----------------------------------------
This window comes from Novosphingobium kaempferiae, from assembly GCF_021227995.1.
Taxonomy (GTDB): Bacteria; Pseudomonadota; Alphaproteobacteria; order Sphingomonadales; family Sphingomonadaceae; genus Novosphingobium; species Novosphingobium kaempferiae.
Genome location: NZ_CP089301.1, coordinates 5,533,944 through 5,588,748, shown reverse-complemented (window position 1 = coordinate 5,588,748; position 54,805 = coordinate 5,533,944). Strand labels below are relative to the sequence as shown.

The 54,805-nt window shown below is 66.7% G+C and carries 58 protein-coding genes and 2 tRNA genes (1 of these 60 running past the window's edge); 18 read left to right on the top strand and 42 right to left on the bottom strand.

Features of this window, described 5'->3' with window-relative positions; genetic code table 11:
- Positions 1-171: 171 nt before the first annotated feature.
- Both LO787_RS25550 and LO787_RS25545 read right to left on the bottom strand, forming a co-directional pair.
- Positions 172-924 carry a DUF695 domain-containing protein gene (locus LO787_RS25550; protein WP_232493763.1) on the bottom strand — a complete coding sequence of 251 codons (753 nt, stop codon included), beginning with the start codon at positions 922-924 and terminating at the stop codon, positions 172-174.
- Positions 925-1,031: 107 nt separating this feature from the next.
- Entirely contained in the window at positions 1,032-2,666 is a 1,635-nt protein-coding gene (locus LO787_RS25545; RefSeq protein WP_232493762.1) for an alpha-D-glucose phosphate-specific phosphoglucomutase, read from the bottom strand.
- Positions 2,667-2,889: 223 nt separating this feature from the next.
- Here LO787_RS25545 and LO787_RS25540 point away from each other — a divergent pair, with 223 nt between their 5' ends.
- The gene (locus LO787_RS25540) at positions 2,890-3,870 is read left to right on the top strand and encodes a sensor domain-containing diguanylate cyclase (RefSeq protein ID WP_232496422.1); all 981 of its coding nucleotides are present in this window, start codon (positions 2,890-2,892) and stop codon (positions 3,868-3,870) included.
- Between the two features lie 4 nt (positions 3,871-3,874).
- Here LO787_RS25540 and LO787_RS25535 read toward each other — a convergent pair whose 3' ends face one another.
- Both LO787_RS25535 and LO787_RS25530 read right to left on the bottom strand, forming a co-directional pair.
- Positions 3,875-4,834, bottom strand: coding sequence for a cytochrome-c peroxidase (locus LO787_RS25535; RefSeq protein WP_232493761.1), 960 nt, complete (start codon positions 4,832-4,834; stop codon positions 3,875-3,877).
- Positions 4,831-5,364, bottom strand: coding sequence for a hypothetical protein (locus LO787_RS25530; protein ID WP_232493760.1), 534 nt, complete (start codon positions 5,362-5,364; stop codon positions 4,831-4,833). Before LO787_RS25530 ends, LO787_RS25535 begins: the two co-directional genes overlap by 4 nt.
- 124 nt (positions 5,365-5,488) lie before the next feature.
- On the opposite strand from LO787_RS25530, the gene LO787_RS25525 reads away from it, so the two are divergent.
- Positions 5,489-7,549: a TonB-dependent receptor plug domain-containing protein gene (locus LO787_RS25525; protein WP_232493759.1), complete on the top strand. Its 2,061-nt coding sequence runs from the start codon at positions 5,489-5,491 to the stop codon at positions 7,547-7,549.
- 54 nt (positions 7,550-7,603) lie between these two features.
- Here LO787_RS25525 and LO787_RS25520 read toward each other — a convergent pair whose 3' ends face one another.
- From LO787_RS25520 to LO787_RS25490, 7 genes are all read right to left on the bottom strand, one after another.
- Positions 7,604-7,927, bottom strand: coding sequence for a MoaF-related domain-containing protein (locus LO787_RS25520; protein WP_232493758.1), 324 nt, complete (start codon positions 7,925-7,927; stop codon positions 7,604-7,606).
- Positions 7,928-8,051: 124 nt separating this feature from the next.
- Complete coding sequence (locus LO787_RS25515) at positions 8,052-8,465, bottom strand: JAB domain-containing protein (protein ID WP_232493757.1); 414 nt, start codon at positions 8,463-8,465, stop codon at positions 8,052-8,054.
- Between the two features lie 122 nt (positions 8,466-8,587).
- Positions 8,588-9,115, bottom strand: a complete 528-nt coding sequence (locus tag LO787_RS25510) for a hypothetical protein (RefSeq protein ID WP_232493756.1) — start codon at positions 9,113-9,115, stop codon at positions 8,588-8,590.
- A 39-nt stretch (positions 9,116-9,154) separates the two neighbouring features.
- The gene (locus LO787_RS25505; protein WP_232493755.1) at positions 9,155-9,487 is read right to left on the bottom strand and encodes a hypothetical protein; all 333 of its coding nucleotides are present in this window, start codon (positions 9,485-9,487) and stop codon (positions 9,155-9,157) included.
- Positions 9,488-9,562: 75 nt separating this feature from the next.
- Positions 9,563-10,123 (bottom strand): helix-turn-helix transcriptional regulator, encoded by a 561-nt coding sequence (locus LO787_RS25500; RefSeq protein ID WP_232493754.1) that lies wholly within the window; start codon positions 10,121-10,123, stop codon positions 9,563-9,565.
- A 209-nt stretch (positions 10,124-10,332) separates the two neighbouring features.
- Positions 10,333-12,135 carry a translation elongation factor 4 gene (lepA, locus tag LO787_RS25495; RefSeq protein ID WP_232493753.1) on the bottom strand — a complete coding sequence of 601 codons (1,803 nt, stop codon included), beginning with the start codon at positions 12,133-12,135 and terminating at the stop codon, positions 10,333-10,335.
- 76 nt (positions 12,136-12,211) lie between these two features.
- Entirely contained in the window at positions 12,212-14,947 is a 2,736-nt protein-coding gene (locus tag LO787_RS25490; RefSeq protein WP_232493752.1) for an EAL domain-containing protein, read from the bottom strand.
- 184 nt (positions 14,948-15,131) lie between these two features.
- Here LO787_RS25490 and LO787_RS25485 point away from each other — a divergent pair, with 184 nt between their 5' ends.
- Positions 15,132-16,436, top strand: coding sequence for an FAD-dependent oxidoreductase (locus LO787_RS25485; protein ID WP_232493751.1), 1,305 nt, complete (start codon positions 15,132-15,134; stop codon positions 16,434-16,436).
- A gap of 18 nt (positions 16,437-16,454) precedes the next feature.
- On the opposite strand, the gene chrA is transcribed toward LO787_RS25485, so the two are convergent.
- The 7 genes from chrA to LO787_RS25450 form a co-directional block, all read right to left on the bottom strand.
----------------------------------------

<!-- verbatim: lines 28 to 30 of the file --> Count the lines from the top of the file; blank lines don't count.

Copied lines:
- Between the two features lie 122 nt (positions 8,466-8,587).
- Positions 8,588-9,115, bottom strand: a complete 528-nt coding sequence (locus tag LO787_RS25510) for a hypothetical protein (RefSeq protein ID WP_232493756.1) — start codon at positions 9,113-9,115, stop codon at positions 8,588-8,590.
- A 39-nt stretch (positions 9,116-9,154) separates the two neighbouring features.